In the article published on 10th April at theatlantic.com, one can find some interesting insights on the current situation of stationary stores and the recession of retail.

What’s up?

 

The author of the article, Derek Thompson, notes that the last two years have been quite a tough time for traditional retail in the United States. In 2017, nine major stores have declared bankruptcy – as much as throughout the whole 2016. Giants like J.C. Penney, RadioShack, Macy’s and Sears close their brick-and-mortar stores – more than 100 locations were selected for liquidation in the first place. Stock prices of apparel companies, including Lululemon, Urban Outfitters, and American Eagle hit new multi-year lows and Ralph Lauren announces the closure of its iconic store on Fifth Avenue (the one where Rachel Green has worked for in TV series hit Friends!).

 

The author also tries to find the cause of this situation. As the main causes he names three factors:

 

– the rise of ecommerce’s relevance, the Amazon to be exact

– overload of shopping malls – built as the sign of excessive optimism on the wave of their popularity. Especially that no one seems to remember that often after closing down the main attractions of a given center, such as a popular company’s store, customers lose interest in it, traffic decreases, smaller stores close, and so the whole center slowly dies.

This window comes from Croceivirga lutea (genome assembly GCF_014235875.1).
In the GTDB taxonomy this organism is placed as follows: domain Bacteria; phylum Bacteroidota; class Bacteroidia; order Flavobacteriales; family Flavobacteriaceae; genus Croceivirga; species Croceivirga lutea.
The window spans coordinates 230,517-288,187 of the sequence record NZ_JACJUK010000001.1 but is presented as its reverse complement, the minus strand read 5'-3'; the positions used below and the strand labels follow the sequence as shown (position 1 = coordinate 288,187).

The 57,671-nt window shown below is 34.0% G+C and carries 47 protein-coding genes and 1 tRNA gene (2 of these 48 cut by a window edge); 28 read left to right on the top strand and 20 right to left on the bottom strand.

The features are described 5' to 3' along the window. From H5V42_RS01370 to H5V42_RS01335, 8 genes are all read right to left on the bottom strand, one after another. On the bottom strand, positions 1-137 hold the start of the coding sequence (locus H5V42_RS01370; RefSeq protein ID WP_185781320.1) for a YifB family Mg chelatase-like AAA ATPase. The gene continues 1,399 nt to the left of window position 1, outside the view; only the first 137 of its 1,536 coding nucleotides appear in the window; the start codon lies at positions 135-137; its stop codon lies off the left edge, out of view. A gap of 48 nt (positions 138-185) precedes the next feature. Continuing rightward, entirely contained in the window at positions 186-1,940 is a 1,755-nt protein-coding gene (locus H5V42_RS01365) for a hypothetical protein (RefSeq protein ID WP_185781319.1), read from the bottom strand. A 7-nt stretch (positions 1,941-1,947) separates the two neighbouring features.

– rising popularity of restaurants – one of the prevailing trends is the return to tightening social ties, not through social networks, but live, with a joint meal or other social activity.

 

What makes online shopping so popular?

 

Despite the 2008-2009 crisis, the economy is growing at a normal pace. Societies are getting rich. Thus there’s some new space for spending money. For many, this means not only increasing the number of goods purchased but also increasing the overall quality of life and purchasing the so-called luxury goods. But the car, or even the fridge, is not something that is bought just like that, with a light hand.